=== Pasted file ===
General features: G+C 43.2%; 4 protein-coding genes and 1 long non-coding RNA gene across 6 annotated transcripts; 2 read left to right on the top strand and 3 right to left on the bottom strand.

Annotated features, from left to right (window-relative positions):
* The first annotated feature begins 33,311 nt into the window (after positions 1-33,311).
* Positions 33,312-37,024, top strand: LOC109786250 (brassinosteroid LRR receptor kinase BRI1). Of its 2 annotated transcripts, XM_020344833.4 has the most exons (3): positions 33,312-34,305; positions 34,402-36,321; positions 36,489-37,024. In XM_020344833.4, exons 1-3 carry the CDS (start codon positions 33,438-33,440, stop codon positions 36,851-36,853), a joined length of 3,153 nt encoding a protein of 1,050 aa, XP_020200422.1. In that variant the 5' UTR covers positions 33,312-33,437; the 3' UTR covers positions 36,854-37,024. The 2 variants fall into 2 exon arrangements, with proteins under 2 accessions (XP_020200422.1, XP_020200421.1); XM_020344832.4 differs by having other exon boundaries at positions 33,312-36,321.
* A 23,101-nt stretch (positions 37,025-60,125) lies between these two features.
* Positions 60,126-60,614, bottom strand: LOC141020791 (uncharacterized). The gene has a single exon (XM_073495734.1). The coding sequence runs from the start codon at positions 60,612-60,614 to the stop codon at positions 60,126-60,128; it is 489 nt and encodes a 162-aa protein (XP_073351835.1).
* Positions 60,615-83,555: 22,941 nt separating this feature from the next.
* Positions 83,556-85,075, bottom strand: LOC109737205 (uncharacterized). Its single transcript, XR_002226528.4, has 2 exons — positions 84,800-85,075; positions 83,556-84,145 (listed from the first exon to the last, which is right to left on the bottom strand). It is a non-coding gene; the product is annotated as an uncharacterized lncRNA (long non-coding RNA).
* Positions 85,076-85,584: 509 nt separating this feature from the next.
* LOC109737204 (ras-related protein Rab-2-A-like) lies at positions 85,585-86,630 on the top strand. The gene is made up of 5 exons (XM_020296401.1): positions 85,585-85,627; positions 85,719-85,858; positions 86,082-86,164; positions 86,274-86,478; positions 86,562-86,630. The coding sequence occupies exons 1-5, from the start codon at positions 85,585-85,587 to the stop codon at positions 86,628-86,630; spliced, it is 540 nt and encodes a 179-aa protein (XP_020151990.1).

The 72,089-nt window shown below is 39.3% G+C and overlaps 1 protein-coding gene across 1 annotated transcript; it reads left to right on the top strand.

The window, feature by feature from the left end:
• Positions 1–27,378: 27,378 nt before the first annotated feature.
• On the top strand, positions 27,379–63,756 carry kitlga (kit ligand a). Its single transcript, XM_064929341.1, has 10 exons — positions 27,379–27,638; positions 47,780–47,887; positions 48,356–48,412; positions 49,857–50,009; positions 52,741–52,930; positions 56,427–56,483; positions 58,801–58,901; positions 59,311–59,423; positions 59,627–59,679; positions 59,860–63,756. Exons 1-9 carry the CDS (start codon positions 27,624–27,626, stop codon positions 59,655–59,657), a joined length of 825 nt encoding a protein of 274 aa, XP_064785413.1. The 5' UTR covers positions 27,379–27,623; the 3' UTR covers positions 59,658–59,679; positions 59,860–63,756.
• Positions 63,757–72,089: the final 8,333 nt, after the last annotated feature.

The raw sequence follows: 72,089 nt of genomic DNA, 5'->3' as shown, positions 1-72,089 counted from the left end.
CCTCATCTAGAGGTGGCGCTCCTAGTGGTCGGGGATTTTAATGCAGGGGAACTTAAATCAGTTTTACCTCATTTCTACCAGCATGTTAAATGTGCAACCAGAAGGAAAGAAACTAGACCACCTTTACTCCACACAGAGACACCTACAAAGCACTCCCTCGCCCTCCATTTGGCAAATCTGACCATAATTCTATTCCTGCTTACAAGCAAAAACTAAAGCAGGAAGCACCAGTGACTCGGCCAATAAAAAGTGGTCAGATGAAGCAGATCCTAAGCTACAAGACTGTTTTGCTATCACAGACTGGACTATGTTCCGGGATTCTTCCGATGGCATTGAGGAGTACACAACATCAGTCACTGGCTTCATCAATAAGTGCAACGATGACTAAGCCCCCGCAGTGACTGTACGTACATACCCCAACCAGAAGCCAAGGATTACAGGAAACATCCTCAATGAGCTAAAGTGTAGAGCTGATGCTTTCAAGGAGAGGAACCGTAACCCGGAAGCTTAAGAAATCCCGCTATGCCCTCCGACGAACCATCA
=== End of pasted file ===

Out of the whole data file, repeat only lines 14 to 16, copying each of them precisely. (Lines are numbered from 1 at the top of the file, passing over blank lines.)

• On the top strand, positions 27,379–63,756 carry kitlga (kit ligand a). Its single transcript, XM_064929341.1, has 10 exons — positions 27,379–27,638; positions 47,780–47,887; positions 48,356–48,412; positions 49,857–50,009; positions 52,741–52,930; positions 56,427–56,483; positions 58,801–58,901; positions 59,311–59,423; positions 59,627–59,679; positions 59,860–63,756. Exons 1-9 carry the CDS (start codon positions 27,624–27,626, stop codon positions 59,655–59,657), a joined length of 825 nt encoding a protein of 274 aa, XP_064785413.1. The 5' UTR covers positions 27,379–27,623; the 3' UTR covers positions 59,658–59,679; positions 59,860–63,756.
• Positions 63,757–72,089: the final 8,333 nt, after the last annotated feature.

The raw sequence follows: 72,089 nt of genomic DNA, 5'->3' as shown, positions 1-72,089 counted from the left end.